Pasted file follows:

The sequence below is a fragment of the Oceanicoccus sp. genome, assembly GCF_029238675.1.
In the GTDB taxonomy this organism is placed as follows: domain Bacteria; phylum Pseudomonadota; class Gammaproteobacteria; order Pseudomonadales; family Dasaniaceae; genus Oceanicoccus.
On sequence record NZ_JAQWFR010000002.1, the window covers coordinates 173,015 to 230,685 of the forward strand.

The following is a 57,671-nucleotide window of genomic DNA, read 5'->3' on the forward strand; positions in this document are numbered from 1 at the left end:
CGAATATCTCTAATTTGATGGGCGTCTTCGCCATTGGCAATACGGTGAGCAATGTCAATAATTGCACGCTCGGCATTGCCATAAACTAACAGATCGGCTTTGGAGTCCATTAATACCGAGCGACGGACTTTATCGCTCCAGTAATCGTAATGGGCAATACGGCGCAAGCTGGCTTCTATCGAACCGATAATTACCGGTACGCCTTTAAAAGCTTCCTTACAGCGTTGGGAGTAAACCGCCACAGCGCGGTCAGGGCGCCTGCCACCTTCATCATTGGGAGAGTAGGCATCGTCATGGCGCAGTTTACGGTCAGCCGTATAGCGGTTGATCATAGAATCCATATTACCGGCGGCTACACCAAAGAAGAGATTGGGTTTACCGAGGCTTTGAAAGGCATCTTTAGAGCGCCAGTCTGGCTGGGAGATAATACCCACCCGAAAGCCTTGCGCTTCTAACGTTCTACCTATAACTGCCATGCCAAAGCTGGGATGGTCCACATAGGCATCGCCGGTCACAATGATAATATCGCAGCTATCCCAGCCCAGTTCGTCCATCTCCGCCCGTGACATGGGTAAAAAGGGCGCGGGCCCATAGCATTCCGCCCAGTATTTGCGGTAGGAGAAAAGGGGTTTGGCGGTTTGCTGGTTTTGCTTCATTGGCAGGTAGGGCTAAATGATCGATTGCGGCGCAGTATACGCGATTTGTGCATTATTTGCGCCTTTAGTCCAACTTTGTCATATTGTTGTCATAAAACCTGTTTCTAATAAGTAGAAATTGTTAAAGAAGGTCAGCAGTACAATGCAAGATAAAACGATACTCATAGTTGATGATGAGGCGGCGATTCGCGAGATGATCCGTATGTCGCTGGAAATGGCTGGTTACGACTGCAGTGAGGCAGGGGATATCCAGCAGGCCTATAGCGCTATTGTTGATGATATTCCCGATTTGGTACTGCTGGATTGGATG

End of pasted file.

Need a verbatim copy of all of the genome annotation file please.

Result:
The sequence below is a fragment of the Oceanicoccus sp. genome, assembly GCF_029238675.1.
In the GTDB taxonomy this organism is placed as follows: domain Bacteria; phylum Pseudomonadota; class Gammaproteobacteria; order Pseudomonadales; family Dasaniaceae; genus Oceanicoccus.
On sequence record NZ_JAQWFR010000002.1, the window covers coordinates 173,015 to 230,685 of the forward strand.

The following is a 57,671-nucleotide window of genomic DNA, read 5'->3' on the forward strand; positions in this document are numbered from 1 at the left end:
CGAATATCTCTAATTTGATGGGCGTCTTCGCCATTGGCAATACGGTGAGCAATGTCAATAATTGCACGCTCGGCATTGCCATAAACTAACAGATCGGCTTTGGAGTCCATTAATACCGAGCGACGGACTTTATCGCTCCAGTAATCGTAATGGGCAATACGGCGCAAGCTGGCTTCTATCGAACCGATAATTACCGGTACGCCTTTAAAAGCTTCCTTACAGCGTTGGGAGTAAACCGCCACAGCGCGGTCAGGGCGCCTGCCACCTTCATCATTGGGAGAGTAGGCATCGTCATGGCGCAGTTTACGGTCAGCCGTATAGCGGTTGATCATAGAATCCATATTACCGGCGGCTACACCAAAGAAGAGATTGGGTTTACCGAGGCTTTGAAAGGCATCTTTAGAGCGCCAGTCTGGCTGGGAGATAATACCCACCCGAAAGCCTTGCGCTTCTAACGTTCTACCTATAACTGCCATGCCAAAGCTGGGATGGTCCACATAGGCATCGCCGGTCACAATGATAATATCGCAGCTATCCCAGCCCAGTTCGTCCATCTCCGCCCGTGACATGGGTAAAAAGGGCGCGGGCCCATAGCATTCCGCCCAGTATTTGCGGTAGGAGAAAAGGGGTTTGGCGGTTTGCTGGTTTTGCTTCATTGGCAGGTAGGGCTAAATGATCGATTGCGGCGCAGTATACGCGATTTGTGCATTATTTGCGCCTTTAGTCCAACTTTGTCATATTGTTGTCATAAAACCTGTTTCTAATAAGTAGAAATTGTTAAAGAAGGTCAGCAGTACAATGCAAGATAAAACGATACTCATAGTTGATGATGAGGCGGCGATTCGCGAGATGATCCGTATGTCGCTGGAAATGGCTGGTTACGACTGCAGTGAGGCAGGGGATATCCAGCAGGCCTATAGCGCTATTGTTGATGATATTCCCGATTTGGTACTGCTGGATTGGATG